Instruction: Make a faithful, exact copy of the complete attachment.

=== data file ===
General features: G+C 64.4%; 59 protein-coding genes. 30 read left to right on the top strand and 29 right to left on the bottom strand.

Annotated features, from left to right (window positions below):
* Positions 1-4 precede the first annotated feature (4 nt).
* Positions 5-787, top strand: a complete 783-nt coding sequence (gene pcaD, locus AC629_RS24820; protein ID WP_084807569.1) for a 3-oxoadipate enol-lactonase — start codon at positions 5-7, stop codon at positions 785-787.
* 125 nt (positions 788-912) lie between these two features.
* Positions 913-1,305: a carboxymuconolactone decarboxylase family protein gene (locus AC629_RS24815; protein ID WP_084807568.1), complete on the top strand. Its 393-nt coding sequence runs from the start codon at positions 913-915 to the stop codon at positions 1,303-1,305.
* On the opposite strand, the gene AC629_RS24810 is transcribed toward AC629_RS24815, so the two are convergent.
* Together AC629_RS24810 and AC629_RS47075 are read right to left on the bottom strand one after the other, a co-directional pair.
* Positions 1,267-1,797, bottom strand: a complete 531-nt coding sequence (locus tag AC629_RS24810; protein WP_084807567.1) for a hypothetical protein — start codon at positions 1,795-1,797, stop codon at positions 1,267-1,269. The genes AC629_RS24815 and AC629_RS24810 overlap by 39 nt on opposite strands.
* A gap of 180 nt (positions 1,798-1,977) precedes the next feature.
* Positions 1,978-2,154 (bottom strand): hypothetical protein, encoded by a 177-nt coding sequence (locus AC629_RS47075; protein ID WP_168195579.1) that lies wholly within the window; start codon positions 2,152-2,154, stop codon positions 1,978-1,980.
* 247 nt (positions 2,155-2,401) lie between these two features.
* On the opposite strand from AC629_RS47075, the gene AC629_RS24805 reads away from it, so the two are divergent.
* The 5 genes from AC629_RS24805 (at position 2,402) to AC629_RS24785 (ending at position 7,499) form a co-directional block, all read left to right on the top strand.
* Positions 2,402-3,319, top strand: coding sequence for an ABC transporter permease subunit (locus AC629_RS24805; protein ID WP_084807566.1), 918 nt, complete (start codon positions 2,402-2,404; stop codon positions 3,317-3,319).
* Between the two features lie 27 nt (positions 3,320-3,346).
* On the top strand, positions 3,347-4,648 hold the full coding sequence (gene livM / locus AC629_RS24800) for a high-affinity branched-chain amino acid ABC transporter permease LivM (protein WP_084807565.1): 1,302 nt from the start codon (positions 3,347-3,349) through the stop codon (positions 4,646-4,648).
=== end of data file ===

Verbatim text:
General features: G+C 64.4%; 59 protein-coding genes. 30 read left to right on the top strand and 29 right to left on the bottom strand.

Annotated features, from left to right (window positions below):
* Positions 1-4 precede the first annotated feature (4 nt).
* Positions 5-787, top strand: a complete 783-nt coding sequence (gene pcaD, locus AC629_RS24820; protein ID WP_084807569.1) for a 3-oxoadipate enol-lactonase — start codon at positions 5-7, stop codon at positions 785-787.
* 125 nt (positions 788-912) lie between these two features.
* Positions 913-1,305: a carboxymuconolactone decarboxylase family protein gene (locus AC629_RS24815; protein ID WP_084807568.1), complete on the top strand. Its 393-nt coding sequence runs from the start codon at positions 913-915 to the stop codon at positions 1,303-1,305.
* On the opposite strand, the gene AC629_RS24810 is transcribed toward AC629_RS24815, so the two are convergent.
* Together AC629_RS24810 and AC629_RS47075 are read right to left on the bottom strand one after the other, a co-directional pair.
* Positions 1,267-1,797, bottom strand: a complete 531-nt coding sequence (locus tag AC629_RS24810; protein WP_084807567.1) for a hypothetical protein — start codon at positions 1,795-1,797, stop codon at positions 1,267-1,269. The genes AC629_RS24815 and AC629_RS24810 overlap by 39 nt on opposite strands.
* A gap of 180 nt (positions 1,798-1,977) precedes the next feature.
* Positions 1,978-2,154 (bottom strand): hypothetical protein, encoded by a 177-nt coding sequence (locus AC629_RS47075; protein ID WP_168195579.1) that lies wholly within the window; start codon positions 2,152-2,154, stop codon positions 1,978-1,980.
* 247 nt (positions 2,155-2,401) lie between these two features.
* On the opposite strand from AC629_RS47075, the gene AC629_RS24805 reads away from it, so the two are divergent.
* The 5 genes from AC629_RS24805 (at position 2,402) to AC629_RS24785 (ending at position 7,499) form a co-directional block, all read left to right on the top strand.
* Positions 2,402-3,319, top strand: coding sequence for an ABC transporter permease subunit (locus AC629_RS24805; protein ID WP_084807566.1), 918 nt, complete (start codon positions 2,402-2,404; stop codon positions 3,317-3,319).
* Between the two features lie 27 nt (positions 3,320-3,346).
* On the top strand, positions 3,347-4,648 hold the full coding sequence (gene livM / locus AC629_RS24800) for a high-affinity branched-chain amino acid ABC transporter permease LivM (protein WP_084807565.1): 1,302 nt from the start codon (positions 3,347-3,349) through the stop codon (positions 4,646-4,648).